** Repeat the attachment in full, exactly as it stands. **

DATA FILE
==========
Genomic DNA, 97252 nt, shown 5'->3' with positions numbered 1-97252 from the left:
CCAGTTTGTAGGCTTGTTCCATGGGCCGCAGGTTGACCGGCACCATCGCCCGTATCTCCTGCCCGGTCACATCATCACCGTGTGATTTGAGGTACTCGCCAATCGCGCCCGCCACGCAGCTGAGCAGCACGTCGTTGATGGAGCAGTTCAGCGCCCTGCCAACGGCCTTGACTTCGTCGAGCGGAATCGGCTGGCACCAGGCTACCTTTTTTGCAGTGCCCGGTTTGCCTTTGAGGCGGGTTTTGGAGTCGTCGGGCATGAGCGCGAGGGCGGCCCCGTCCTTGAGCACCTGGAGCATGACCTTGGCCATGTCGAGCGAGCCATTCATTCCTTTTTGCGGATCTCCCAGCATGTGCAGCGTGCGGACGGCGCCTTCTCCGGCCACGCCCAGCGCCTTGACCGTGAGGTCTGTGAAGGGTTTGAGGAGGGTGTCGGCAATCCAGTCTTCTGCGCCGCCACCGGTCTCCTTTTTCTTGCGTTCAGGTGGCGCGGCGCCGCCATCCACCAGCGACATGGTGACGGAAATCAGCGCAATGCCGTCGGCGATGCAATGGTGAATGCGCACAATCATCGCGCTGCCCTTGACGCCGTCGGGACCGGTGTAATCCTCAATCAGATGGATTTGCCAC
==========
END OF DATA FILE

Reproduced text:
Genomic DNA, 97252 nt, shown 5'->3' with positions numbered 1-97252 from the left:
CCAGTTTGTAGGCTTGTTCCATGGGCCGCAGGTTGACCGGCACCATCGCCCGTATCTCCTGCCCGGTCACATCATCACCGTGTGATTTGAGGTACTCGCCAATCGCGCCCGCCACGCAGCTGAGCAGCACGTCGTTGATGGAGCAGTTCAGCGCCCTGCCAACGGCCTTGACTTCGTCGAGCGGAATCGGCTGGCACCAGGCTACCTTTTTTGCAGTGCCCGGTTTGCCTTTGAGGCGGGTTTTGGAGTCGTCGGGCATGAGCGCGAGGGCGGCCCCGTCCTTGAGCACCTGGAGCATGACCTTGGCCATGTCGAGCGAGCCATTCATTCCTTTTTGCGGATCTCCCAGCATGTGCAGCGTGCGGACGGCGCCTTCTCCGGCCACGCCCAGCGCCTTGACCGTGAGGTCTGTGAAGGGTTTGAGGAGGGTGTCGGCAATCCAGTCTTCTGCGCCGCCACCGGTCTCCTTTTTCTTGCGTTCAGGTGGCGCGGCGCCGCCATCCACCAGCGACATGGTGACGGAAATCAGCGCAATGCCGTCGGCGATGCAATGGTGAATGCGCACAATCATCGCGCTGCCCTTGACGCCGTCGGGACCGGTGTAATCCTCAATCAGATGGATTTGCCAC